How to Measure Blood Pressure Properly

Hypertension is more common diseases of mankind, affecting about 20% of the adult population and more than 50% of the elderly. Because it is a major risk factor for cardiovascular disease, and for being a disease that causes no symptoms in most cases, hypertension received the nickname "silent killer".

Measurement blood pressure
Measurement blood pressure
 

As there are usually no symptoms, the correct measurement of blood pressure is the safest way to learn how to walk the blood pressure levels of an individual. Despite being a simple, often blood pressure measurement is often done incorrectly, even by doctors.

In this article we will discuss the right ways of measurement of blood pressure values.

Before measuring the blood pressure


One of the most common mistakes in measuring blood pressure is to find you do not need any preparation before the pressure to be measured. Simple and trivial situations such as smoked or have done some physical effort just before the measurement values can cause artificial elevations in blood pressure, leading to a misinterpretation of the degree of the patient's hypertension. Another common mistake is to measure the blood pressure more than once then without giving at least 1 minute interval between each measurement.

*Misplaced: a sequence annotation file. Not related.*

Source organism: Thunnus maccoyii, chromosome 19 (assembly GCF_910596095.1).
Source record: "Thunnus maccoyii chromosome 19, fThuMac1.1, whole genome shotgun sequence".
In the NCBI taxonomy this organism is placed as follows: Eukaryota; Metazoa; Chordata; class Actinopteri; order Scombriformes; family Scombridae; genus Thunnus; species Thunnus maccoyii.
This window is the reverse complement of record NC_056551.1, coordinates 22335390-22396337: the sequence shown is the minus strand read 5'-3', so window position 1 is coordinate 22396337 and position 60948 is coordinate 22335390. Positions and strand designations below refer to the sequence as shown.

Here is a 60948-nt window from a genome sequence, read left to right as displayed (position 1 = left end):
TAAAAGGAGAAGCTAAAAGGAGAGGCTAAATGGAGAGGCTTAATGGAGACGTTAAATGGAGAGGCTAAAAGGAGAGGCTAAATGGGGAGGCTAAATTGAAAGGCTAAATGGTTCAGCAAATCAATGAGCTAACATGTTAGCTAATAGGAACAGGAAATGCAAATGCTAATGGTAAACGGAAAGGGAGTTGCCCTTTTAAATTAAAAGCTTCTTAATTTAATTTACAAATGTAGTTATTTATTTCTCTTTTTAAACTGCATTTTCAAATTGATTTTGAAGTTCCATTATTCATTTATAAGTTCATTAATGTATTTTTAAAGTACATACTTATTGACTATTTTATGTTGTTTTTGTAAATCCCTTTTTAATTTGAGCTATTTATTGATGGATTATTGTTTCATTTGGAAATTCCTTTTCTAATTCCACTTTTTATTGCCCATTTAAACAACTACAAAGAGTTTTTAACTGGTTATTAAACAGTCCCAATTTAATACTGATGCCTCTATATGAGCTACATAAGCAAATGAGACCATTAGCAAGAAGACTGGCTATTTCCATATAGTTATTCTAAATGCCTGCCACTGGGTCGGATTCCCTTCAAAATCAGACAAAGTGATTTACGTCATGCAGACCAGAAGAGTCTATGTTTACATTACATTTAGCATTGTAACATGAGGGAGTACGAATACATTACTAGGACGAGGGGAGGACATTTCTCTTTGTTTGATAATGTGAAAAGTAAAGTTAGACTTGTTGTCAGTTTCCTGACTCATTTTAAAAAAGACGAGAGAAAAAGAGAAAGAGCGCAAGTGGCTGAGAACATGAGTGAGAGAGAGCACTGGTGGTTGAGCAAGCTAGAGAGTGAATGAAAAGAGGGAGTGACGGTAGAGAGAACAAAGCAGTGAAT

The main international hypertension guidelines suggest the following steps before the blood pressure measurement:
  • The patient should be seated and calm for at least 5 minutes before the measurement.
  • Patients should refrain from doing physical exercise, smoking or ingesting caffeine during the 30 minutes preceding the measurement.
  • Do not measure your blood pressure if the patient is willing to urinate.
  • A correct blood pressure measurement requires the use of a suitable clamp the circumference of the patient's arm. Obese patients may need a device with a larger cuff. Patients with major arms, over 45 centimeters circumference may require that the blood pressure is measured on the forearm, arm and not, as is customary. Another option is to use an apparatus with high clamp, made to measure the pressure in the thigh. This clamp size, however, is usually not so easy to find.